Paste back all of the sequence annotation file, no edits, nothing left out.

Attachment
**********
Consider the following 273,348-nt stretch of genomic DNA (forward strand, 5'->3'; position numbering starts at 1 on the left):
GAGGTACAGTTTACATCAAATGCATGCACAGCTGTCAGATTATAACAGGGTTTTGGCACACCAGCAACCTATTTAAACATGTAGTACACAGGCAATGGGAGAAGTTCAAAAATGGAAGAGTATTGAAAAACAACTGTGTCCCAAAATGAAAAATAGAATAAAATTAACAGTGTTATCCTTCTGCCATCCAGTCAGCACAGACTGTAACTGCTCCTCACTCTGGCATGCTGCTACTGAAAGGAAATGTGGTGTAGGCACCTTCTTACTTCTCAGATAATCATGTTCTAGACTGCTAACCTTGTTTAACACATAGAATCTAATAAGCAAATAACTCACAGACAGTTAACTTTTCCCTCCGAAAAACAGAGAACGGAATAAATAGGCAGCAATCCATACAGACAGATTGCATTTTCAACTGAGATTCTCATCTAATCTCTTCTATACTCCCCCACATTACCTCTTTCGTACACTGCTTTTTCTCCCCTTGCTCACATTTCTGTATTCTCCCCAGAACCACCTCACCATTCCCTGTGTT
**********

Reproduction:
Consider the following 273,348-nt stretch of genomic DNA (forward strand, 5'->3'; position numbering starts at 1 on the left):
GAGGTACAGTTTACATCAAATGCATGCACAGCTGTCAGATTATAACAGGGTTTTGGCACACCAGCAACCTATTTAAACATGTAGTACACAGGCAATGGGAGAAGTTCAAAAATGGAAGAGTATTGAAAAACAACTGTGTCCCAAAATGAAAAATAGAATAAAATTAACAGTGTTATCCTTCTGCCATCCAGTCAGCACAGACTGTAACTGCTCCTCACTCTGGCATGCTGCTACTGAAAGGAAATGTGGTGTAGGCACCTTCTTACTTCTCAGATAATCATGTTCTAGACTGCTAACCTTGTTTAACACATAGAATCTAATAAGCAAATAACTCACAGACAGTTAACTTTTCCCTCCGAAAAACAGAGAACGGAATAAATAGGCAGCAATCCATACAGACAGATTGCATTTTCAACTGAGATTCTCATCTAATCTCTTCTATACTCCCCCACATTACCTCTTTCGTACACTGCTTTTTCTCCCCTTGCTCACATTTCTGTATTCTCCCCAGAACCACCTCACCATTCCCTGTGTT